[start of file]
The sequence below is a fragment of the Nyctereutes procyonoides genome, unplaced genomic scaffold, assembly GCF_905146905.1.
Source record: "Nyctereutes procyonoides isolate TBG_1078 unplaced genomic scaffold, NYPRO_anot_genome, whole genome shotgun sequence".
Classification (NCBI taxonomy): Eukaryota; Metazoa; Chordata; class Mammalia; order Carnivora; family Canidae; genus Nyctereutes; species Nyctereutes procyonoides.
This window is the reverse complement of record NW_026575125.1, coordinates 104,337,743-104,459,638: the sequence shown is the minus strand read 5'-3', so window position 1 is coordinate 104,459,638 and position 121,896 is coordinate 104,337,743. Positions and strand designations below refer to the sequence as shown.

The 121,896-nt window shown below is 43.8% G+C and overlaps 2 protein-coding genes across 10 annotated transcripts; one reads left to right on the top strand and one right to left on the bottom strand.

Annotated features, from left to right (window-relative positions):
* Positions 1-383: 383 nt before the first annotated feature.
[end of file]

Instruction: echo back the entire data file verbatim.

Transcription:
The sequence below is a fragment of the Nyctereutes procyonoides genome, unplaced genomic scaffold, assembly GCF_905146905.1.
Source record: "Nyctereutes procyonoides isolate TBG_1078 unplaced genomic scaffold, NYPRO_anot_genome, whole genome shotgun sequence".
Classification (NCBI taxonomy): Eukaryota; Metazoa; Chordata; class Mammalia; order Carnivora; family Canidae; genus Nyctereutes; species Nyctereutes procyonoides.
This window is the reverse complement of record NW_026575125.1, coordinates 104,337,743-104,459,638: the sequence shown is the minus strand read 5'-3', so window position 1 is coordinate 104,459,638 and position 121,896 is coordinate 104,337,743. Positions and strand designations below refer to the sequence as shown.

The 121,896-nt window shown below is 43.8% G+C and overlaps 2 protein-coding genes across 10 annotated transcripts; one reads left to right on the top strand and one right to left on the bottom strand.

Annotated features, from left to right (window-relative positions):
* Positions 1-383: 383 nt before the first annotated feature.